A new report issued today by the UK Health Security Agency has revealed that there has been considerable progress in eliminating hepatitis C as a public health problem in England, with deaths from the virus falling by 35% between 2015 and 2020. The number of people with chronic hepatitis C has also declined to approximately 81,000 in 2020 (compared to 129,000 in 2015) – a 37% fall in the general population.
Pamela Healy, Chief Executive of the British Liver Trust said, “There is now an effective cure for everyone living with hepatitis C and the significant decline in deaths and cases is encouraging.
“The challenge now is for us to find the thousands who are currently undiagnosed. Our message is if you have ever dabbled with drugs (even when you were much younger), practiced unsafe sex or had a tattoo while travelling abroad please get yourself tested just to make sure – the virus has no symptoms in the early stages.
“Just as importantly, if we are to meet the World Health Organisations target of elimination by 2030, we need urgent action to tackle the drug problem in the UK so that new people do not become infected.”
Modelling indicates that, of the 81,000 people estimated to have this chronic infection in England, around:
- 27% of the chronic infections are in people who have recently injected drugs
- 62% are in those with a past drug injecting history but who are no longer injecting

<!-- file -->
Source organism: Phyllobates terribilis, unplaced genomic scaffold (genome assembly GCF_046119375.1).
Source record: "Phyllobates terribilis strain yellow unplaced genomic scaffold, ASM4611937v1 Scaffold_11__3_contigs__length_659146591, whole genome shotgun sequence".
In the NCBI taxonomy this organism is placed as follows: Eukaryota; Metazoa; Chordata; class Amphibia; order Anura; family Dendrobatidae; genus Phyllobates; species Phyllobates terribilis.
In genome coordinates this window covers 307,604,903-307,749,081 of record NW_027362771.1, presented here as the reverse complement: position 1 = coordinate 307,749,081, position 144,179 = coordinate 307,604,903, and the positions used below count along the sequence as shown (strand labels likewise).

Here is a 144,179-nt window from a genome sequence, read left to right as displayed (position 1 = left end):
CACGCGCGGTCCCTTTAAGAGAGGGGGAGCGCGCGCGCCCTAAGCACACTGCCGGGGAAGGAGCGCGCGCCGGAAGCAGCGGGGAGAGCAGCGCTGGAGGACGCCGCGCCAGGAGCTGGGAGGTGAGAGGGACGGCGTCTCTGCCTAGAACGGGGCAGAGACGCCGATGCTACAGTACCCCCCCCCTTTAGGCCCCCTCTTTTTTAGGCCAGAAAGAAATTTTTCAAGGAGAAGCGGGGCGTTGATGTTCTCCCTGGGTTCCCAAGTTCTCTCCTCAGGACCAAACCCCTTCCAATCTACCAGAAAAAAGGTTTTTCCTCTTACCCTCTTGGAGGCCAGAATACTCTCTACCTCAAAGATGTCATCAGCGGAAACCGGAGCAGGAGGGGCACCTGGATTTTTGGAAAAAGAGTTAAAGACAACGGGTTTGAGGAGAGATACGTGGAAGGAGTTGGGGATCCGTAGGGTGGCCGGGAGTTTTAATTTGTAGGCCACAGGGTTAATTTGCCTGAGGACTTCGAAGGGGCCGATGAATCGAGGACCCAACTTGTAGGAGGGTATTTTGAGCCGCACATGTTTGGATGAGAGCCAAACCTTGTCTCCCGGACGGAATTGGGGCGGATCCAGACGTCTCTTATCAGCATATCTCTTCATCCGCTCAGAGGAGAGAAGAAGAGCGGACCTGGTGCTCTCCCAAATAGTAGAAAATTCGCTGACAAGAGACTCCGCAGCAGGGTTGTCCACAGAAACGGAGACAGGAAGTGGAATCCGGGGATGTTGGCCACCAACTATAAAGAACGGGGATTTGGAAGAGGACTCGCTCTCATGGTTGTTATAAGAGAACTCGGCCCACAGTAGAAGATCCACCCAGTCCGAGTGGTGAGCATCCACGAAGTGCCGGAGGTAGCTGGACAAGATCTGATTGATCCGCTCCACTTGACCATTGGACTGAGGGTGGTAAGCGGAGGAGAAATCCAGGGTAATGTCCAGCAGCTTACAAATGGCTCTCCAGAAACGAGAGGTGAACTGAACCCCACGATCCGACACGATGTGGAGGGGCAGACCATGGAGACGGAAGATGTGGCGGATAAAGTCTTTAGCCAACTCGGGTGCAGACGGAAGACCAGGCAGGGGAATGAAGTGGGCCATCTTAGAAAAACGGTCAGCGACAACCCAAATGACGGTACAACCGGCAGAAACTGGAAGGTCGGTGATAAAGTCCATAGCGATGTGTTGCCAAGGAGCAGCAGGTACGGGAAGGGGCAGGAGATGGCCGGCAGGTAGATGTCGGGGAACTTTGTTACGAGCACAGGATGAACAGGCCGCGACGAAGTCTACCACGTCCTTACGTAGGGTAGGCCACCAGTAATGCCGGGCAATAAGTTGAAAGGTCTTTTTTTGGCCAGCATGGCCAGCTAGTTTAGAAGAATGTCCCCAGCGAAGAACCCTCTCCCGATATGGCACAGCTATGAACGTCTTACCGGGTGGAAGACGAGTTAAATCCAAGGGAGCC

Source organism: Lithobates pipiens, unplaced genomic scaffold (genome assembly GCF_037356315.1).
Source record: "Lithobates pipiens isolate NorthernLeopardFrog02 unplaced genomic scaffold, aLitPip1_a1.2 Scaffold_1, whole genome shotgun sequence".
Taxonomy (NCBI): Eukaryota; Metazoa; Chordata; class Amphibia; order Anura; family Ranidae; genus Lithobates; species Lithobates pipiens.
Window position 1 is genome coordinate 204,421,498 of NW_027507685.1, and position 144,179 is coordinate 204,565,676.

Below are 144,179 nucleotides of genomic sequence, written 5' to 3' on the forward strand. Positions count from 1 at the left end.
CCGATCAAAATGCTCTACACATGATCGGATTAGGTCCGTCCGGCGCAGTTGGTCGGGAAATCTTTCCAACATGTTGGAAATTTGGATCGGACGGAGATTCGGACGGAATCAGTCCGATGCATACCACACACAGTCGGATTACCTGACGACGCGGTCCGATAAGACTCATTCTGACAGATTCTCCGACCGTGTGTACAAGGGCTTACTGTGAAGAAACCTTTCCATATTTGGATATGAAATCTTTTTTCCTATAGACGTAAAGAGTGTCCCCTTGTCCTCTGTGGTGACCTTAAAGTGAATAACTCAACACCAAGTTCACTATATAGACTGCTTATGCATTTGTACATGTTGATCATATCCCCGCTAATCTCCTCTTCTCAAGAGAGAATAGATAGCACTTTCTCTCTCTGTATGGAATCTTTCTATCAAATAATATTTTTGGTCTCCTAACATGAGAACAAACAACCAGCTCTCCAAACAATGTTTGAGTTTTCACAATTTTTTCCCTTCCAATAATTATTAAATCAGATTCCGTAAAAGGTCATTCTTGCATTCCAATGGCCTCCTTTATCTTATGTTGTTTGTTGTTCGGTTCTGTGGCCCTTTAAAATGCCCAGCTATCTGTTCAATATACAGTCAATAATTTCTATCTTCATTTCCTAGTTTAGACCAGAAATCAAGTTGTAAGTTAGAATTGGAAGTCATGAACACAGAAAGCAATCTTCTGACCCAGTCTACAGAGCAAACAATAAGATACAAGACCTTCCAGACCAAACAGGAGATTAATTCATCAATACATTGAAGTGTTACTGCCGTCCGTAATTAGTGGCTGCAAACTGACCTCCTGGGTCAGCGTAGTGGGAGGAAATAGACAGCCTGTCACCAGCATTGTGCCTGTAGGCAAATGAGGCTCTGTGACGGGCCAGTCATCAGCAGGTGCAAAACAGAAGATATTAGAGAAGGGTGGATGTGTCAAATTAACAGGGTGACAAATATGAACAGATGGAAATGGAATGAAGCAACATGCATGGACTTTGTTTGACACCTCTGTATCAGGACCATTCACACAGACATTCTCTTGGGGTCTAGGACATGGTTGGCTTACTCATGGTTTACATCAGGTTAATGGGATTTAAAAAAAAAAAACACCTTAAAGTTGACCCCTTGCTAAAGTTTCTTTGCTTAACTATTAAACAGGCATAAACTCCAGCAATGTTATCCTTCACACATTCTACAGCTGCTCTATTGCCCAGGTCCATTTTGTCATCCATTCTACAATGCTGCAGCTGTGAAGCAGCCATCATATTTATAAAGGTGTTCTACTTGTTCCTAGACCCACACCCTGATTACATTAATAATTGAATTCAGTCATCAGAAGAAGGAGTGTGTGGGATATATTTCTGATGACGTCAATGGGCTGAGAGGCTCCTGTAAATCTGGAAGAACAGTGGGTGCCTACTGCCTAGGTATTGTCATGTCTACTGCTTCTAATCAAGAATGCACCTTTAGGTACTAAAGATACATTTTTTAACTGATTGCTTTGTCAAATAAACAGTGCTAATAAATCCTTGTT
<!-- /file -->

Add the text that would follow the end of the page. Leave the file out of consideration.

- 11% are in those with no history of injecting drug use
Hepatitis C virus (HCV) is a bloodborne virus that can cause life-threatening liver disease, including cancer. However, those infected often have no symptoms until many years later when their liver has been badly damaged. When symptoms do occur, they can often be non-specific, like tiredness or loss of appetite, and be dismissed or mistaken for other conditions.
Andrew, 47 years old, a former hepatitis C patient based in Scotland: “I was surprised to learn that I had hepatitis C. I got tested a couple of times before and was negative. I learned about it by chance. I was in the hospital on an unrelated matter and got blood taken, and my liver results were a bit abnormal. I got my drugs worker to test me and I found out that I was positive for hepatitis C. I was devastated. I even thought that I was going to die. Luckily, the modern treatment is superb.
“I started my course of tablets immediately after learning that I’d got hepatitis C, and when I got tested again in 12 weeks, to my relief, I’d been cured. To anyone in a similar situation, get tested. Do it to get that piece of mind for yourself.”
Dr Helen Harris, Clinical Scientist at the UK Health Security Agency, said: “In England, we are on our way to eliminating hepatitis C as the number of deaths continue to decline, and direct acting antiviral drugs are available that will clear the virus in around 95% of people who complete treatment.
“But many people remain undiagnosed, often because they have no symptoms or are unaware that they have ever been at risk. If you have ever injected drugs – even if it happened only once or years ago – you could be at risk of hepatitis C. If you think you could be at risk, speak to your GP and get a free test.”
Read the full report here: https://www.gov.uk/government/publications/hepatitis-c-in-the-uk
You can also find out if you are at risk by taking online quiz - visit www.britishlivertrust.org.uk/screener.”